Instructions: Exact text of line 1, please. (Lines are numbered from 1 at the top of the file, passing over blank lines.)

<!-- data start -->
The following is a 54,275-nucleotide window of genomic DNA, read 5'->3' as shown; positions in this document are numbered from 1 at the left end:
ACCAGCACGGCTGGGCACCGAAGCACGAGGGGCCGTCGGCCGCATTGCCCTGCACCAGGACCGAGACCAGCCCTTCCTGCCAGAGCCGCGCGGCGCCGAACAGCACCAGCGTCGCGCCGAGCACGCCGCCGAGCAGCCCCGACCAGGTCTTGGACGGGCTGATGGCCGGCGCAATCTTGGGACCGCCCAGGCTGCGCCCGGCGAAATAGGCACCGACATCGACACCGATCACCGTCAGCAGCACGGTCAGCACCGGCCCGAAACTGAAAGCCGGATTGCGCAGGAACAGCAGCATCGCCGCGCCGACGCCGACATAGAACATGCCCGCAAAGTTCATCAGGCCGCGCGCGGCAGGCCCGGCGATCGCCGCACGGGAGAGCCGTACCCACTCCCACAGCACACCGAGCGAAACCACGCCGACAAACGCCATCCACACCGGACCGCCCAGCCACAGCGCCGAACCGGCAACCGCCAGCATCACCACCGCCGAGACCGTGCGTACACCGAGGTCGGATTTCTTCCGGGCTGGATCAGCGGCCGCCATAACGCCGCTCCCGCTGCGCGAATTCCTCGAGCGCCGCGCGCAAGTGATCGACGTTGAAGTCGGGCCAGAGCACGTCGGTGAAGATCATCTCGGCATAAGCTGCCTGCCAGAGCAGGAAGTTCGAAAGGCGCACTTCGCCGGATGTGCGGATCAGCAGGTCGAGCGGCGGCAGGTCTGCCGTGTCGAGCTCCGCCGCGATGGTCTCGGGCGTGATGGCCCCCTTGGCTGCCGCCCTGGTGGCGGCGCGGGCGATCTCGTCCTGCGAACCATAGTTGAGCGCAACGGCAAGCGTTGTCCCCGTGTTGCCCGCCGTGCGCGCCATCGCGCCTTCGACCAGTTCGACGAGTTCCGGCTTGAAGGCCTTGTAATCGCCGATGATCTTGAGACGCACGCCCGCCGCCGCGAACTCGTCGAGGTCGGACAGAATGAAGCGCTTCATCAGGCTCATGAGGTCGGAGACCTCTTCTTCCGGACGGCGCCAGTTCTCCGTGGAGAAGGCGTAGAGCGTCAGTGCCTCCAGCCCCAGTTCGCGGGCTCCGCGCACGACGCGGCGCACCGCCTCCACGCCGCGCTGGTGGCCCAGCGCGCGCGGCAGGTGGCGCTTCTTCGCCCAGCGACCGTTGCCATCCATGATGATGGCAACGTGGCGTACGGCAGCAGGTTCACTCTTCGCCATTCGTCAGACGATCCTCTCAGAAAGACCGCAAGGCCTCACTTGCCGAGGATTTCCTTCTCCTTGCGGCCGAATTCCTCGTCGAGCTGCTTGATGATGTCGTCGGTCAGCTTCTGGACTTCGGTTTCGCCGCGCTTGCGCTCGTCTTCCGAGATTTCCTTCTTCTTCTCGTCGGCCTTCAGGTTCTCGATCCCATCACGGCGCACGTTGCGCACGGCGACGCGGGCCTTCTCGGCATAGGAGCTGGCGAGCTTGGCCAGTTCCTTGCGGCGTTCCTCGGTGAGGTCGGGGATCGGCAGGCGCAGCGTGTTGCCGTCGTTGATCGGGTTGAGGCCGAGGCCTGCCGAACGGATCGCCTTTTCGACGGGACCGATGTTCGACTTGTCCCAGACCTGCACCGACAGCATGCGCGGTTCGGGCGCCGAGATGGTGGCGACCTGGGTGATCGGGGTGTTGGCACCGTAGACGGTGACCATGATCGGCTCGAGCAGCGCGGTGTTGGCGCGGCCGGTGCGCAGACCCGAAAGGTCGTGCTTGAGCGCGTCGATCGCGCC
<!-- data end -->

The following is a 54,275-nucleotide window of genomic DNA, read 5'->3' as shown; positions in this document are numbered from 1 at the left end: